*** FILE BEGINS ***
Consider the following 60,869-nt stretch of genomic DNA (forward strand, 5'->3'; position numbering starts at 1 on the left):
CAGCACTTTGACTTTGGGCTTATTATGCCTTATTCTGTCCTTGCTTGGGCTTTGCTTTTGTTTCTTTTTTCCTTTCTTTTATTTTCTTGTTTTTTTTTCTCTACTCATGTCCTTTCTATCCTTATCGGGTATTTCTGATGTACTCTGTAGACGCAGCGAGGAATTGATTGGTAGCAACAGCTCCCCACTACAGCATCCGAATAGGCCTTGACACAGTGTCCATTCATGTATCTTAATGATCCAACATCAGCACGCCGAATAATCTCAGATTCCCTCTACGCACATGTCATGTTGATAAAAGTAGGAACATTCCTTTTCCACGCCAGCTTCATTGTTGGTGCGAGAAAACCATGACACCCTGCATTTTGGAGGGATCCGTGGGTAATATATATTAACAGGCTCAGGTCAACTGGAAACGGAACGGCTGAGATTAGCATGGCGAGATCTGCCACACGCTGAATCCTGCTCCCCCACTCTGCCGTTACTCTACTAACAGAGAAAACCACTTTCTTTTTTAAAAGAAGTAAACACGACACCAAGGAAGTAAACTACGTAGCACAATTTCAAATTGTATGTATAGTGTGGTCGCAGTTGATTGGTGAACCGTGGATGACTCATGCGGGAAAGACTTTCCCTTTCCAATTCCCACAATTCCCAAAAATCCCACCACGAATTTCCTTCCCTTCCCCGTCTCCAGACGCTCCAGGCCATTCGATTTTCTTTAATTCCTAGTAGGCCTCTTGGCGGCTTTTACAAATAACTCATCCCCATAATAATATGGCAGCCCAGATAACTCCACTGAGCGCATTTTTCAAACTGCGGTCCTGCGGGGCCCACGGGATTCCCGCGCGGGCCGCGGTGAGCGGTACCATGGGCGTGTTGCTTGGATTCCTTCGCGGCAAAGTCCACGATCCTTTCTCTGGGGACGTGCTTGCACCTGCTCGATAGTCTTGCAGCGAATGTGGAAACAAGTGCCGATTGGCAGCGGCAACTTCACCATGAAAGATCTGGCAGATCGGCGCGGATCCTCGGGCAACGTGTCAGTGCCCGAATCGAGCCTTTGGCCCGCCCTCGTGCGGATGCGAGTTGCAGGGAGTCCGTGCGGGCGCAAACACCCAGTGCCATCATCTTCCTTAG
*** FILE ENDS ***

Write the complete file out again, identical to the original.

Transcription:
Consider the following 60,869-nt stretch of genomic DNA (forward strand, 5'->3'; position numbering starts at 1 on the left):
CAGCACTTTGACTTTGGGCTTATTATGCCTTATTCTGTCCTTGCTTGGGCTTTGCTTTTGTTTCTTTTTTCCTTTCTTTTATTTTCTTGTTTTTTTTTCTCTACTCATGTCCTTTCTATCCTTATCGGGTATTTCTGATGTACTCTGTAGACGCAGCGAGGAATTGATTGGTAGCAACAGCTCCCCACTACAGCATCCGAATAGGCCTTGACACAGTGTCCATTCATGTATCTTAATGATCCAACATCAGCACGCCGAATAATCTCAGATTCCCTCTACGCACATGTCATGTTGATAAAAGTAGGAACATTCCTTTTCCACGCCAGCTTCATTGTTGGTGCGAGAAAACCATGACACCCTGCATTTTGGAGGGATCCGTGGGTAATATATATTAACAGGCTCAGGTCAACTGGAAACGGAACGGCTGAGATTAGCATGGCGAGATCTGCCACACGCTGAATCCTGCTCCCCCACTCTGCCGTTACTCTACTAACAGAGAAAACCACTTTCTTTTTTAAAAGAAGTAAACACGACACCAAGGAAGTAAACTACGTAGCACAATTTCAAATTGTATGTATAGTGTGGTCGCAGTTGATTGGTGAACCGTGGATGACTCATGCGGGAAAGACTTTCCCTTTCCAATTCCCACAATTCCCAAAAATCCCACCACGAATTTCCTTCCCTTCCCCGTCTCCAGACGCTCCAGGCCATTCGATTTTCTTTAATTCCTAGTAGGCCTCTTGGCGGCTTTTACAAATAACTCATCCCCATAATAATATGGCAGCCCAGATAACTCCACTGAGCGCATTTTTCAAACTGCGGTCCTGCGGGGCCCACGGGATTCCCGCGCGGGCCGCGGTGAGCGGTACCATGGGCGTGTTGCTTGGATTCCTTCGCGGCAAAGTCCACGATCCTTTCTCTGGGGACGTGCTTGCACCTGCTCGATAGTCTTGCAGCGAATGTGGAAACAAGTGCCGATTGGCAGCGGCAACTTCACCATGAAAGATCTGGCAGATCGGCGCGGATCCTCGGGCAACGTGTCAGTGCCCGAATCGAGCCTTTGGCCCGCCCTCGTGCGGATGCGAGTTGCAGGGAGTCCGTGCGGGCGCAAACACCCAGTGCCATCATCTTCCTTAG